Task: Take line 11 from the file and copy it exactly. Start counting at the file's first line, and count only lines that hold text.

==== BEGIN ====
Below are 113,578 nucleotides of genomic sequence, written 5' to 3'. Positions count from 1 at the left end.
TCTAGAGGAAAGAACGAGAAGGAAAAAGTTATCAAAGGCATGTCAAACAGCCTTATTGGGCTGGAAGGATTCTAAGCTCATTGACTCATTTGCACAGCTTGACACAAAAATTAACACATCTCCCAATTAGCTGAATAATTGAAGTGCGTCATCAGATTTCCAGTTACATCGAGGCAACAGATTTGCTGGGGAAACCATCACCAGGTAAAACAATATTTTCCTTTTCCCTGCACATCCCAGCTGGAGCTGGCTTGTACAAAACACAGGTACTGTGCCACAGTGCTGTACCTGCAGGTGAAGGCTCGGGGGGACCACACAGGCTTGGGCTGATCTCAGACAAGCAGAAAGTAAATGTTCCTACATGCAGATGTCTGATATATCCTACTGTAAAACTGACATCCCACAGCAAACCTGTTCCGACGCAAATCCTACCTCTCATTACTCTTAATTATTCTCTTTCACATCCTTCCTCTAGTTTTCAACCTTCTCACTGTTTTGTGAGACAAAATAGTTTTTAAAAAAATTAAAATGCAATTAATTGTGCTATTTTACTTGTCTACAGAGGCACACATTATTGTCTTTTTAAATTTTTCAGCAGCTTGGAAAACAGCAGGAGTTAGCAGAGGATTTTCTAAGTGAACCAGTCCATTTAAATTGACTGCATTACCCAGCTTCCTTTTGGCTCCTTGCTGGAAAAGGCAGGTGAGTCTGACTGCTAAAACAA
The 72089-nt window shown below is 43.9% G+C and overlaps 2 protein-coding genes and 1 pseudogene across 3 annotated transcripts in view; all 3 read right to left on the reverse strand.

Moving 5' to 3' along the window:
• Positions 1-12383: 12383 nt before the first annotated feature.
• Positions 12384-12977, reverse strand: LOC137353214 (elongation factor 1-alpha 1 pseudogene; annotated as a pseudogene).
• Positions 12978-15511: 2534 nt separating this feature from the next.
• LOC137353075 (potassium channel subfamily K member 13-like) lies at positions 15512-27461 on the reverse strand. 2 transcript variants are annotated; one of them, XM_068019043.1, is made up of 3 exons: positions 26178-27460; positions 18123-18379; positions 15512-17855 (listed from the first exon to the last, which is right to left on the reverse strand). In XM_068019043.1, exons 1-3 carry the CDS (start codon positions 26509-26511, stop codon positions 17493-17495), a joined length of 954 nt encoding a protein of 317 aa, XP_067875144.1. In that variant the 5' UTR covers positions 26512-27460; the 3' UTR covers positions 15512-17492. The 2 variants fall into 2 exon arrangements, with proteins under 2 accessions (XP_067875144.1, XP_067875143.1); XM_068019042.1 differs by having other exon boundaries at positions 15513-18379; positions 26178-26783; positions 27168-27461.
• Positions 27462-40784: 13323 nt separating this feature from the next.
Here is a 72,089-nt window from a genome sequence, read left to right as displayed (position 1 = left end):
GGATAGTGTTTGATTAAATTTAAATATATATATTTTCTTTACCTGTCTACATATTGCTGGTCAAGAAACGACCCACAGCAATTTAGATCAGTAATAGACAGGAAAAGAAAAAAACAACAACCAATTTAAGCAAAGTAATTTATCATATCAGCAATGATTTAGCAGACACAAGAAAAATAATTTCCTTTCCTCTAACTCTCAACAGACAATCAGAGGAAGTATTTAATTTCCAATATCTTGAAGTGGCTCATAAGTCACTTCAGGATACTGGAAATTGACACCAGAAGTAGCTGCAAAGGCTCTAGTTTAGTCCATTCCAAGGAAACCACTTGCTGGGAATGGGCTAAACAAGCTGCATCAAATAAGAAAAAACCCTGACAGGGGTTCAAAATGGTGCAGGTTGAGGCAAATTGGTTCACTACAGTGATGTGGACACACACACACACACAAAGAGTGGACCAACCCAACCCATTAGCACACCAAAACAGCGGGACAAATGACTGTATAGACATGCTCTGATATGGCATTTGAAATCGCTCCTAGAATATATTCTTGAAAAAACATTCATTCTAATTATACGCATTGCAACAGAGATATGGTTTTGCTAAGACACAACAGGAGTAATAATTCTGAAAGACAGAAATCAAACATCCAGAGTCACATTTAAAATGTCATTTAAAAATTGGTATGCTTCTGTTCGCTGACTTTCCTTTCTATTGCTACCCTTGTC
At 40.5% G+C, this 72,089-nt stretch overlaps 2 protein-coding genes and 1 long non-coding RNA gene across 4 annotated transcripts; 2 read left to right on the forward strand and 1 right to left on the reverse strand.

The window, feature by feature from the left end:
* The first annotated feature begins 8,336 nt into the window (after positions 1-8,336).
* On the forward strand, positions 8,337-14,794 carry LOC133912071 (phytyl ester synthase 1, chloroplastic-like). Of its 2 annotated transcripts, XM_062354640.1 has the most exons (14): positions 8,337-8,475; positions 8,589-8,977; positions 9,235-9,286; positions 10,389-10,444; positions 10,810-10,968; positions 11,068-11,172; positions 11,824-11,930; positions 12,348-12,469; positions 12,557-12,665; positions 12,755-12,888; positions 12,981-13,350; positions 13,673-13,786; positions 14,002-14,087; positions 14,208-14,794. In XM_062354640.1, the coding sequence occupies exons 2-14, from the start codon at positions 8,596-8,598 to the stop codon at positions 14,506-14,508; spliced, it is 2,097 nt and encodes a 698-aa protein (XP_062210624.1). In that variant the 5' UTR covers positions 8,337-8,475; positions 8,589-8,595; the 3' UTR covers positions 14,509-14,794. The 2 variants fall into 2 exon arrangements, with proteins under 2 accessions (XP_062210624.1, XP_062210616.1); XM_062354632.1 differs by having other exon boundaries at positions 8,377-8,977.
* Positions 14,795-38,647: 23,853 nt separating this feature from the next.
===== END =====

GGATAGTGTTTGATTAAATTTAAATATATATATTTTCTTTACCTGTCTACATATTGCTGGTCAAGAAACGACCCACAGCAATTTAGATCAGTAATAGACAGGAAAAGAAAAAAACAACAACCAATTTAAGCAAAGTAATTTATCATATCAGCAATGATTTAGCAGACACAAGAAAAATAATTTCCTTTCCTCTAACTCTCAACAGACAATCAGAGGAAGTATTTAATTTCCAATATCTTGAAGTGGCTCATAAGTCACTTCAGGATACTGGAAATTGACACCAGAAGTAGCTGCAAAGGCTCTAGTTTAGTCCATTCCAAGGAAACCACTTGCTGGGAATGGGCTAAACAAGCTGCATCAAATAAGAAAAAACCCTGACAGGGGTTCAAAATGGTGCAGGTTGAGGCAAATTGGTTCACTACAGTGATGTGGACACACACACACACACAAAGAGTGGACCAACCCAACCCATTAGCACACCAAAACAGCGGGACAAATGACTGTATAGACATGCTCTGATATGGCATTTGAAATCGCTCCTAGAATATATTCTTGAAAAAACATTCATTCTAATTATACGCATTGCAACAGAGATATGGTTTTGCTAAGACACAACAGGAGTAATAATTCTGAAAGACAGAAATCAAACATCCAGAGTCACATTTAAAATGTCATTTAAAAATTGGTATGCTTCTGTTCGCTGACTTTCCTTTCTATTGCTACCCTTGTC